The overwhelming favourite on the eve of the cobbled Classics last year after a resounding win at the E3 Prijs Vlaanderen-Harelbeke, Cancellara fell short of victory in the monuments, and ended his spring campaign with podium finishes at Milan-San Remo, the Tour of Flanders and Paris-Roubaix.

    In theory, the newly-merged RadioShack-Nissan squad should provide Cancellara with more robust support in the Classics than Leopard Trek did last year, but the Swiss admitted that he will miss his long-time ally, Stuart O’Grady, who left for pastures new at GreenEdge.

    “I’ll miss certainly O’Grady but I’ll have to live with that,” he said. “It’s going to be strange racing against him and he’s said the same thing to me. But in the end, I know what I have to do – I still have to work and give my all.”

    The winds of change that swept through 2011 also saw Cancellara’s iron grip on the world of time trialling loosened by Tony Martin. The first murmurs of unrest came when the German beat Cancellara in the time trial at the Tour de France, and the revolution was televised when Martin captured the world title in Copenhagen.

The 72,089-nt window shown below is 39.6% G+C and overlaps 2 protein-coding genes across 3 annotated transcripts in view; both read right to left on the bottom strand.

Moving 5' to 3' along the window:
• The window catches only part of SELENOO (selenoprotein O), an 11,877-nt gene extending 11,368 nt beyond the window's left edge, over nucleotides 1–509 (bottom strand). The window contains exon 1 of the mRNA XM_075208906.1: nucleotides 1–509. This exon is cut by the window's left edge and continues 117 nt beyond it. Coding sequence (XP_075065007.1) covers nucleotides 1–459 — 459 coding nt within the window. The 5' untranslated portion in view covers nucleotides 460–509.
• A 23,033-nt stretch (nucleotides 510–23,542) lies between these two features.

In 2012, however, the empire is determined to...

  • Video: Wiggins comments on his brotherly relationship with Cavendish

    Mark Cavendish clinches the 2011 World Championship
    Article published:
    January 11, 2012, 20:39 GMT
    By:
    Cycling News

    Sky riders aim for Tour and Olympics

    Bradley Wiggins (Team Sky) and Mark Cavendish (Team Sky) may have different race schedules leading into the Tour de France but the two riders are united by their drive for success at both the Tour and the London Olympic Games.

    Much has been made in media of the will they or won't they get on relationship but a relaxed Wiggins told the press that he sees Cavendish like a little brother. The two have had their disputes in the past, and fell out in the aftermath of the Beijing Games in 2008, but Wiggins stated that his "little brother" had slotted into the Team Sky camp and that he would bring a lot to the British team.

    There’s no doubt that the pair will come under pressure during the season, their every move scrutinised in the build-up to London but Wiggins appeared calm, believing that the mentality of the British team and that of Sky has helped.

  • Video: Meyer says it's scary how good Durbridge could become

    The men's elite podium (l-r): Cameron Meyer (2nd), Luke Durbridge (1st) and Michael Rogers (3rd).
    Article published:
    January 12, 2012, 0:48 GMT
    By:
    Alex Hinds

    Defending champion "did all he could" but not quite enough

    It may have been a cruelly small margin that Cameron Meyer (GreenEdge) finished behind new national champion Luke Durbridge (GreenEdge) in the elite men's trial on Tuesday, but the 24-year-old is the first to admit that Durbridge just "did it better on the day".